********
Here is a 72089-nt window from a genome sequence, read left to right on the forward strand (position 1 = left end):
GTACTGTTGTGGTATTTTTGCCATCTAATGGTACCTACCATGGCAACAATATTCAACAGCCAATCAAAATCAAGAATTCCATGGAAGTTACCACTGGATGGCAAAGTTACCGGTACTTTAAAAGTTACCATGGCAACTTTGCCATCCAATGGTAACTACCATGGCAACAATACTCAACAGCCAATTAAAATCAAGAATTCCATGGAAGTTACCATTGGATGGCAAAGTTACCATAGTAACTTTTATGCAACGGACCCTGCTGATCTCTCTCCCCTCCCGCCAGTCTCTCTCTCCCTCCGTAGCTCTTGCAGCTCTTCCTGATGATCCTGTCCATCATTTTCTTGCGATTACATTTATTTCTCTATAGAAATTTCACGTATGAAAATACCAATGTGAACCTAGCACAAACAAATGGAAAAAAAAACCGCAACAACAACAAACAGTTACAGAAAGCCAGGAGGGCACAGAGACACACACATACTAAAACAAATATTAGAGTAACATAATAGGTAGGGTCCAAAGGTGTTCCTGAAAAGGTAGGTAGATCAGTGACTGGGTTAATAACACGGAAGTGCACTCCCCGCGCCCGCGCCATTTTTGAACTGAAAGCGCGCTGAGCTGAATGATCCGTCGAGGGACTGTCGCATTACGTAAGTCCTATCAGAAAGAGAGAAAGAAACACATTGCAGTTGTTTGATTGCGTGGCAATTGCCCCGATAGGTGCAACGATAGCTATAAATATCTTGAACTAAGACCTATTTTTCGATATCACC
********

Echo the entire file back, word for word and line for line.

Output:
Here is a 72089-nt window from a genome sequence, read left to right on the forward strand (position 1 = left end):
GTACTGTTGTGGTATTTTTGCCATCTAATGGTACCTACCATGGCAACAATATTCAACAGCCAATCAAAATCAAGAATTCCATGGAAGTTACCACTGGATGGCAAAGTTACCGGTACTTTAAAAGTTACCATGGCAACTTTGCCATCCAATGGTAACTACCATGGCAACAATACTCAACAGCCAATTAAAATCAAGAATTCCATGGAAGTTACCATTGGATGGCAAAGTTACCATAGTAACTTTTATGCAACGGACCCTGCTGATCTCTCTCCCCTCCCGCCAGTCTCTCTCTCCCTCCGTAGCTCTTGCAGCTCTTCCTGATGATCCTGTCCATCATTTTCTTGCGATTACATTTATTTCTCTATAGAAATTTCACGTATGAAAATACCAATGTGAACCTAGCACAAACAAATGGAAAAAAAAACCGCAACAACAACAAACAGTTACAGAAAGCCAGGAGGGCACAGAGACACACACATACTAAAACAAATATTAGAGTAACATAATAGGTAGGGTCCAAAGGTGTTCCTGAAAAGGTAGGTAGATCAGTGACTGGGTTAATAACACGGAAGTGCACTCCCCGCGCCCGCGCCATTTTTGAACTGAAAGCGCGCTGAGCTGAATGATCCGTCGAGGGACTGTCGCATTACGTAAGTCCTATCAGAAAGAGAGAAAGAAACACATTGCAGTTGTTTGATTGCGTGGCAATTGCCCCGATAGGTGCAACGATAGCTATAAATATCTTGAACTAAGACCTATTTTTCGATATCACC